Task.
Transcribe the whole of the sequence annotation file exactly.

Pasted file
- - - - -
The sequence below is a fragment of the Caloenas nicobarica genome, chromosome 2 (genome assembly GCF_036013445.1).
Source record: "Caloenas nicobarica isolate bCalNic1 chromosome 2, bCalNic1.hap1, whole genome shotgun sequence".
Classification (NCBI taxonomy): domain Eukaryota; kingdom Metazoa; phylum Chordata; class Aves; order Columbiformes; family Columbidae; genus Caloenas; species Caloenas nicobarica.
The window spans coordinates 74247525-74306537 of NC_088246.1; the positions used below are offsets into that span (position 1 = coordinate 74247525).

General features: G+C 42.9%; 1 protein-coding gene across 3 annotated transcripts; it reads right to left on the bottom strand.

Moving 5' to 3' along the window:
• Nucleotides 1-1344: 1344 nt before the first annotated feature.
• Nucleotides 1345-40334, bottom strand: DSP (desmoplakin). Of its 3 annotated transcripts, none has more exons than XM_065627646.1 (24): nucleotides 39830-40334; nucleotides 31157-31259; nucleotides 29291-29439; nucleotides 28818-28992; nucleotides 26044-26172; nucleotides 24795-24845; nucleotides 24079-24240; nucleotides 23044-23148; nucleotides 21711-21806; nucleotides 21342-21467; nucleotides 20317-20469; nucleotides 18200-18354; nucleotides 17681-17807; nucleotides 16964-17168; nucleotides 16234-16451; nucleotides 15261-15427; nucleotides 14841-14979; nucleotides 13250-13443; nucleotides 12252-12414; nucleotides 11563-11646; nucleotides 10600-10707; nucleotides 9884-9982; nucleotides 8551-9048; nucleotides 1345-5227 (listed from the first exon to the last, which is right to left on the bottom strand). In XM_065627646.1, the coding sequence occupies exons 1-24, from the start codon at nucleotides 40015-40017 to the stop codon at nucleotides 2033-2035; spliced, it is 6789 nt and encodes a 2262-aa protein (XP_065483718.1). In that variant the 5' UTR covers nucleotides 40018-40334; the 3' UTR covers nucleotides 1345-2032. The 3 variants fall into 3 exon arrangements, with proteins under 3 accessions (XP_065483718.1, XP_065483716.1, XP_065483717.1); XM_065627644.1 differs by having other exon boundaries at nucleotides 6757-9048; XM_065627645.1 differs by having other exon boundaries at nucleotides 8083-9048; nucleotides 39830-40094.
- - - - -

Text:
The sequence below is a fragment of the Caloenas nicobarica genome, chromosome 2 (genome assembly GCF_036013445.1).
Source record: "Caloenas nicobarica isolate bCalNic1 chromosome 2, bCalNic1.hap1, whole genome shotgun sequence".
Classification (NCBI taxonomy): domain Eukaryota; kingdom Metazoa; phylum Chordata; class Aves; order Columbiformes; family Columbidae; genus Caloenas; species Caloenas nicobarica.
The window spans coordinates 74247525-74306537 of NC_088246.1; the positions used below are offsets into that span (position 1 = coordinate 74247525).

General features: G+C 42.9%; 1 protein-coding gene across 3 annotated transcripts; it reads right to left on the bottom strand.

Moving 5' to 3' along the window:
• Nucleotides 1-1344: 1344 nt before the first annotated feature.
• Nucleotides 1345-40334, bottom strand: DSP (desmoplakin). Of its 3 annotated transcripts, none has more exons than XM_065627646.1 (24): nucleotides 39830-40334; nucleotides 31157-31259; nucleotides 29291-29439; nucleotides 28818-28992; nucleotides 26044-26172; nucleotides 24795-24845; nucleotides 24079-24240; nucleotides 23044-23148; nucleotides 21711-21806; nucleotides 21342-21467; nucleotides 20317-20469; nucleotides 18200-18354; nucleotides 17681-17807; nucleotides 16964-17168; nucleotides 16234-16451; nucleotides 15261-15427; nucleotides 14841-14979; nucleotides 13250-13443; nucleotides 12252-12414; nucleotides 11563-11646; nucleotides 10600-10707; nucleotides 9884-9982; nucleotides 8551-9048; nucleotides 1345-5227 (listed from the first exon to the last, which is right to left on the bottom strand). In XM_065627646.1, the coding sequence occupies exons 1-24, from the start codon at nucleotides 40015-40017 to the stop codon at nucleotides 2033-2035; spliced, it is 6789 nt and encodes a 2262-aa protein (XP_065483718.1). In that variant the 5' UTR covers nucleotides 40018-40334; the 3' UTR covers nucleotides 1345-2032. The 3 variants fall into 3 exon arrangements, with proteins under 3 accessions (XP_065483718.1, XP_065483716.1, XP_065483717.1); XM_065627644.1 differs by having other exon boundaries at nucleotides 6757-9048; XM_065627645.1 differs by having other exon boundaries at nucleotides 8083-9048; nucleotides 39830-40094.